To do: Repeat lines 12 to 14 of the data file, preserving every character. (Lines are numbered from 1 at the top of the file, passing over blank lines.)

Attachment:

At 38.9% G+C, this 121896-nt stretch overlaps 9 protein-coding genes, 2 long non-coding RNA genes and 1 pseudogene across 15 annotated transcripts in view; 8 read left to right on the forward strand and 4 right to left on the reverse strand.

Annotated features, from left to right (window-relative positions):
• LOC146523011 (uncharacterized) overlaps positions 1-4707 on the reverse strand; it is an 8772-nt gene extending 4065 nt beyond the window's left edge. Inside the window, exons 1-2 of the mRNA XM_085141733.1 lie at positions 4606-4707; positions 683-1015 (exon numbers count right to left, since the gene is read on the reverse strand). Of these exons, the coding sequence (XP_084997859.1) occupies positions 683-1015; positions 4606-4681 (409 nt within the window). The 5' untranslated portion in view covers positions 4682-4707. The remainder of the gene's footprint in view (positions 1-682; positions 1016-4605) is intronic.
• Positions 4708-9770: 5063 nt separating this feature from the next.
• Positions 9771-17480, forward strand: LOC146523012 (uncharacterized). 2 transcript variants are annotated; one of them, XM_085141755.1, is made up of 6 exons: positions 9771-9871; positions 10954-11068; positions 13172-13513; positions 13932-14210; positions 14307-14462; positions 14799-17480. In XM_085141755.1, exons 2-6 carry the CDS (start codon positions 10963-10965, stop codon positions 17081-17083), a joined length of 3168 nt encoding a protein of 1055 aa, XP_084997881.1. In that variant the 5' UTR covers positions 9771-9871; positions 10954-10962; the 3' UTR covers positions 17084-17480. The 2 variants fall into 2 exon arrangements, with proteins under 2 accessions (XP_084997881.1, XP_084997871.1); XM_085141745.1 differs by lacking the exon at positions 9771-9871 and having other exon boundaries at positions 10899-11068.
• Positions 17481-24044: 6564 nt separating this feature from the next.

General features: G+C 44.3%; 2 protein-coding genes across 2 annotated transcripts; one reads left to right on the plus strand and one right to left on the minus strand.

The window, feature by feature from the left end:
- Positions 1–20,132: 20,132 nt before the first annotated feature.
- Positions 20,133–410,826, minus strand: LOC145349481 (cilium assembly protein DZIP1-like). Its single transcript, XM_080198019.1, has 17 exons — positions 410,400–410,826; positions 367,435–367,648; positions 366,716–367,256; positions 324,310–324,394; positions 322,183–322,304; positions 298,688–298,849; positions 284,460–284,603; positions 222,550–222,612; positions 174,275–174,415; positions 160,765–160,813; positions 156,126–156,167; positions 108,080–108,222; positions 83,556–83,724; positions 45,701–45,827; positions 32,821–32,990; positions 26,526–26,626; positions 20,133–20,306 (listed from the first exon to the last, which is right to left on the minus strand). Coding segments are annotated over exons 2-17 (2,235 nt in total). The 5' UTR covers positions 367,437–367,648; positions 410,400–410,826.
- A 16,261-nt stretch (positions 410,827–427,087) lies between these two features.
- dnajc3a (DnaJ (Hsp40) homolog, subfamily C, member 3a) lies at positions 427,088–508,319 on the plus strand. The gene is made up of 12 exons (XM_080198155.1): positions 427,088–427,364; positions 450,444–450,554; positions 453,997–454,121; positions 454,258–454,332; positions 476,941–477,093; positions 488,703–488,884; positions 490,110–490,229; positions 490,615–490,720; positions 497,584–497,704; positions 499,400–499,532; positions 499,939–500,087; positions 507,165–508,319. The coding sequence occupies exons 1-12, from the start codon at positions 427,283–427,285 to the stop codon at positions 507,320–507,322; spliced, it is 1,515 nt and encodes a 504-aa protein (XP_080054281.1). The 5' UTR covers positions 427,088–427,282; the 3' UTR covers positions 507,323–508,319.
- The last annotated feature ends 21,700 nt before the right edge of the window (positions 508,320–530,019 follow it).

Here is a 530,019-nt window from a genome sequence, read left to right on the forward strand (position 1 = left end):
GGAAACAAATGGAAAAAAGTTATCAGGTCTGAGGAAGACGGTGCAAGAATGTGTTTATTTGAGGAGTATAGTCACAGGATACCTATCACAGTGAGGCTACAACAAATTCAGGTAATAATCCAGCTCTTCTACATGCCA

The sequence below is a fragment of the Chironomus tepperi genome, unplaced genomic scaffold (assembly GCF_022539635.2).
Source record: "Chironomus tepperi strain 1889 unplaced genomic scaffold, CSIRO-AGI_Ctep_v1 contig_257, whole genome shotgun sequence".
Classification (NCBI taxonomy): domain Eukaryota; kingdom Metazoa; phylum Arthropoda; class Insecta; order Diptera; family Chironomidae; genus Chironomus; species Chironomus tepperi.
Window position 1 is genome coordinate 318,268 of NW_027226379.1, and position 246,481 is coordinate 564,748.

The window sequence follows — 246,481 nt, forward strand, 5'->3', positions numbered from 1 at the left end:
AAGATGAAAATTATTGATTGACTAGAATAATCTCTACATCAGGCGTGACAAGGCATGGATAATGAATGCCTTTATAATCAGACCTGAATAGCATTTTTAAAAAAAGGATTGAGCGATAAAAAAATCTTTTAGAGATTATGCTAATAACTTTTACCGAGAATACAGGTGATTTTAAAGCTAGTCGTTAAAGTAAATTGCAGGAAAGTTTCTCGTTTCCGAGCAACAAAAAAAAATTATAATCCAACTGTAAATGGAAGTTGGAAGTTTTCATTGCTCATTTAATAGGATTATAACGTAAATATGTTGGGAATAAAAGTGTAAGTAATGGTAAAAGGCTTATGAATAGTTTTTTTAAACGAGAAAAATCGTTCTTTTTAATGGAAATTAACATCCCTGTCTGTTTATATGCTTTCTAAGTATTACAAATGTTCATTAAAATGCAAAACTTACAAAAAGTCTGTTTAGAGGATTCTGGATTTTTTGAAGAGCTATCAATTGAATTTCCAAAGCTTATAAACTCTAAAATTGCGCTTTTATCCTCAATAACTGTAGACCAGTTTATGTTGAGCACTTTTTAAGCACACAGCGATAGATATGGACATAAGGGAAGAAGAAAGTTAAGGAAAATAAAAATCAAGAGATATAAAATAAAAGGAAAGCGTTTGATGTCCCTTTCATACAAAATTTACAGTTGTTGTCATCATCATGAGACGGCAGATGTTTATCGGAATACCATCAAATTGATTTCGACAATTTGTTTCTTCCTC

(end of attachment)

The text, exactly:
- dnajc3a (DnaJ (Hsp40) homolog, subfamily C, member 3a) lies at positions 427,088–508,319 on the plus strand. The gene is made up of 12 exons (XM_080198155.1): positions 427,088–427,364; positions 450,444–450,554; positions 453,997–454,121; positions 454,258–454,332; positions 476,941–477,093; positions 488,703–488,884; positions 490,110–490,229; positions 490,615–490,720; positions 497,584–497,704; positions 499,400–499,532; positions 499,939–500,087; positions 507,165–508,319. The coding sequence occupies exons 1-12, from the start codon at positions 427,283–427,285 to the stop codon at positions 507,320–507,322; spliced, it is 1,515 nt and encodes a 504-aa protein (XP_080054281.1). The 5' UTR covers positions 427,088–427,282; the 3' UTR covers positions 507,323–508,319.
- The last annotated feature ends 21,700 nt before the right edge of the window (positions 508,320–530,019 follow it).

Here is a 530,019-nt window from a genome sequence, read left to right on the forward strand (position 1 = left end):